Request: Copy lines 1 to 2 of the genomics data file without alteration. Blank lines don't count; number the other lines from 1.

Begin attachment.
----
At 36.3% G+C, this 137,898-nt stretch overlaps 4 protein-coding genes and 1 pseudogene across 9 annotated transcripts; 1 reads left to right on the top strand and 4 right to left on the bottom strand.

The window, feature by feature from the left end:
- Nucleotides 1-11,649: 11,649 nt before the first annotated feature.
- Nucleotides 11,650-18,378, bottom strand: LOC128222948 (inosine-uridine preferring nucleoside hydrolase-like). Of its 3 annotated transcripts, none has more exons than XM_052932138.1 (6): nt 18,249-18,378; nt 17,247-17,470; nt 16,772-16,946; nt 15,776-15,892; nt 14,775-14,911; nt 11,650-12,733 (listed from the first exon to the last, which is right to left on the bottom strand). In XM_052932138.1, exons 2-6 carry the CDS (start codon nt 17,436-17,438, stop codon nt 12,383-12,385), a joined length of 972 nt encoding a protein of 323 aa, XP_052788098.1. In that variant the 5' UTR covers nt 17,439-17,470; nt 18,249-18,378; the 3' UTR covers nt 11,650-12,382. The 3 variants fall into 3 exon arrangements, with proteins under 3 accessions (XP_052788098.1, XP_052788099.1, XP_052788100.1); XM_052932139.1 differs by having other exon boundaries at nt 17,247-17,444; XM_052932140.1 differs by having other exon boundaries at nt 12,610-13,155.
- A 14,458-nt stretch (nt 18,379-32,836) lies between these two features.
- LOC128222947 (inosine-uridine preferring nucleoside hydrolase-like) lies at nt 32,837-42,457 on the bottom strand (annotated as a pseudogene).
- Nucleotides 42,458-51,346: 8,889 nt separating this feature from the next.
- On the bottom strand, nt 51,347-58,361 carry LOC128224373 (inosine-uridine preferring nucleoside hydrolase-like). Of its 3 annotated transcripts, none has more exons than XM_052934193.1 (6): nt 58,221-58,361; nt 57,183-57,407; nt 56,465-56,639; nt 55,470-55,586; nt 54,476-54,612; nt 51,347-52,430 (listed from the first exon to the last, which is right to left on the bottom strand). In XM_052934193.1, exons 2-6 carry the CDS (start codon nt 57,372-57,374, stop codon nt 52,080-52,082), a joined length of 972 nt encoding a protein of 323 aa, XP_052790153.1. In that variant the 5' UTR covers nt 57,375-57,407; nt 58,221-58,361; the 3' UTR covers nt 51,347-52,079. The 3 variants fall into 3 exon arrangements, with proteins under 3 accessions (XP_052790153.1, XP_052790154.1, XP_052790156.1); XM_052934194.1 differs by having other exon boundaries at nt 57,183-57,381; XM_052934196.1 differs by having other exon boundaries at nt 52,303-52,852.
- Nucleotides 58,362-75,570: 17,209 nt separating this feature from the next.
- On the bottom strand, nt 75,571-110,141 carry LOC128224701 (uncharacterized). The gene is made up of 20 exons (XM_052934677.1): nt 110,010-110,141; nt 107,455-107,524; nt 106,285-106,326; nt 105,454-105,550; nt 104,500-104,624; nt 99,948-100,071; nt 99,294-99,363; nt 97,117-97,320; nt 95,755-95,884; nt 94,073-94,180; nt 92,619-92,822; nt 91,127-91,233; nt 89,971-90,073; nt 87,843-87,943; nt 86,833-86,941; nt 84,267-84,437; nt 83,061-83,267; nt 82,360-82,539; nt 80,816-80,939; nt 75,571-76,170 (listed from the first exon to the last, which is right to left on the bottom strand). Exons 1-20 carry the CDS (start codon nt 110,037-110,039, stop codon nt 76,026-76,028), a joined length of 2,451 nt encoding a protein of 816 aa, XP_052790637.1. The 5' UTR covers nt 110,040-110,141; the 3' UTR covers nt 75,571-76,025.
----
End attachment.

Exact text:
At 36.3% G+C, this 137,898-nt stretch overlaps 4 protein-coding genes and 1 pseudogene across 9 annotated transcripts; 1 reads left to right on the top strand and 4 right to left on the bottom strand.

The window, feature by feature from the left end: